Rare Music Materials at Stanford is a Spotlight instance that presents materials from the Stanford University Libraries' collections that have been digitized in response to research requests, or were produced for small projects. Items and their downloadable images may also be found in SearchWorks, Stanford's library catalog.
Part of audio preservation work includes working with media that has peculiar characteristics. Sometimes the atypical qualities are a byproduct of how the recording was made by the recordist. An example of this type of problem that we occasionally see at the Stanford Media Preservation Lab is when an open reel tape is recorded over and there is remaining content hidden in certain spots of the tape. This presents specific problems in capture since tape heads are built for use with specific physical configurations of tracks and thus capturing the hidden spots outside of the normal range of track configuration is near impossible. With this in mind SMPL recently worked on obtaining equipment to address this challenging scenario.
To facilitate research, study, and access to the historical piano rolls in its collection, the Stanford Player Piano Project is designing and constructing a piano roll scanner capable of scanning all of the various types of piano and organ rolls that have been collected to date. This new scanner is based on the work of Anthony Robinson, who is working with the Project to expand upon and improve his earlier design. Monica Caravias, a graduate student at the Stanford Product Realization Lab, is designing and building Stanford’s scanner in close collaboration with Anthony and under the direction of Prof. Craig Milroy. This is the first in a series of reports on the progress of constructing the scanner.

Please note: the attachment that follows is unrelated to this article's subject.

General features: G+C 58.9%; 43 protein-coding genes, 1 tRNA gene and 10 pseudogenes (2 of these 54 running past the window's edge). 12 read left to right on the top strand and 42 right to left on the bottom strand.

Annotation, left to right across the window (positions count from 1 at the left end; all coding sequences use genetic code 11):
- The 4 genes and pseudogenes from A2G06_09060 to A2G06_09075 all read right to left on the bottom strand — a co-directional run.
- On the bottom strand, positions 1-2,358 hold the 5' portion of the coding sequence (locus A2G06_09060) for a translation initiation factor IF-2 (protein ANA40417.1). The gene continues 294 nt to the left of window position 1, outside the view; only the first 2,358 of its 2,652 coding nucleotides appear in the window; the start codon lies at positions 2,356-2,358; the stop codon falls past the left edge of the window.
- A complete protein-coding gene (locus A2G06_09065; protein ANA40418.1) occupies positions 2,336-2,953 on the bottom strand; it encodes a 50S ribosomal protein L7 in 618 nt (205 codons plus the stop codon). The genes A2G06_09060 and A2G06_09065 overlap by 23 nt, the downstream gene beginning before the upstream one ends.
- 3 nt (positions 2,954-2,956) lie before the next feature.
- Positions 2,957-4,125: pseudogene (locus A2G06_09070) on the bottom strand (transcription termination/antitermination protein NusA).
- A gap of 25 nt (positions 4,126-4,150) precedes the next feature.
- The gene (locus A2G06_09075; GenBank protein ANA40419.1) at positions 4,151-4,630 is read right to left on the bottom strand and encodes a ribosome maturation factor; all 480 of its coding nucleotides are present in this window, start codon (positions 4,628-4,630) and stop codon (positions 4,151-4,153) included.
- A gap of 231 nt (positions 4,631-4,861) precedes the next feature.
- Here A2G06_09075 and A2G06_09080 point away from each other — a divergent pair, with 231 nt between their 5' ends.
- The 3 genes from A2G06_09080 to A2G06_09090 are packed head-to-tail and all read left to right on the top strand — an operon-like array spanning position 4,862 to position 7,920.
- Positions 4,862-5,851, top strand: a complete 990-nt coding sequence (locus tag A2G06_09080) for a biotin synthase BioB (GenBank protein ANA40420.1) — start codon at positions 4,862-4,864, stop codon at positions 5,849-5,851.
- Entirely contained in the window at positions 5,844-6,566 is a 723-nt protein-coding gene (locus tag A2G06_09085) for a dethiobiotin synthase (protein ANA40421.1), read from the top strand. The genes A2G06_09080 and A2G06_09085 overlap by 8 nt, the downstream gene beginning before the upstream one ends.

[This was originally posted on the blog "Free Government Information"] I thought I'd recount an interesting little research question I had yesterday that took me down a rabbit hole trying to answer. This student was looking for an edition of a 1913 publication called the "Immigration Laws and Rules" (WorldCat helpfully notes the uniform titles of "Laws, etc." and "Immigration Laws"!) but couldn’t find the right one in google books (go figure!).
Next week, from Feburary 1-February 5, archives are joining the adult coloring craze with #ColorOurCollections, providing coloring pages made from materials held within their special collections. We're joining in while simultaneously celebrating some newly released digitized material from the José Guadalupe Posada collection, circa 1875-1913.
The University Archives is pleased to announce that it has digitized a remarkable manuscript, "Carry On," written by James M. Robb ('31), a WWII POW who survived the Bataan Death March. The manuscript, written while Robb was a patient at the Bilibid prison-hospital in the Philippines, was buried in a canister under floorboards in a building in the prison by Warrant Officer Earl G. Schweizer, who is referred to often in the manuscript and who was apparently a good friend of James's in the camp.
Our maps continued to be used in publications - today, another article featuring a map of California as an Island, was published in the The Atlantic's Citylab edition.
In today's mail, the newspaper arrived. It wasn't the San Francisco Chronicle on the San Jose Mercury News though. It was a copy of the Finnish newspaper Turun Sanomat, published in Turku, Finland. It wasn't until I turned to page 15 that I recognized something - a reproduction of the 1815 William Smith Map that we had scanned. William Smith published a map of Geology of what is now a good part of the UK, and earlier this year, we, along with the British Geological Society, celebrated 200 years since its publication. The map and article, all in Finnish of course, presumeably talks about the story of the man and how William Smith single-handedly authored and published this map. The newspaper used our scan both in the paper version and also in their online version.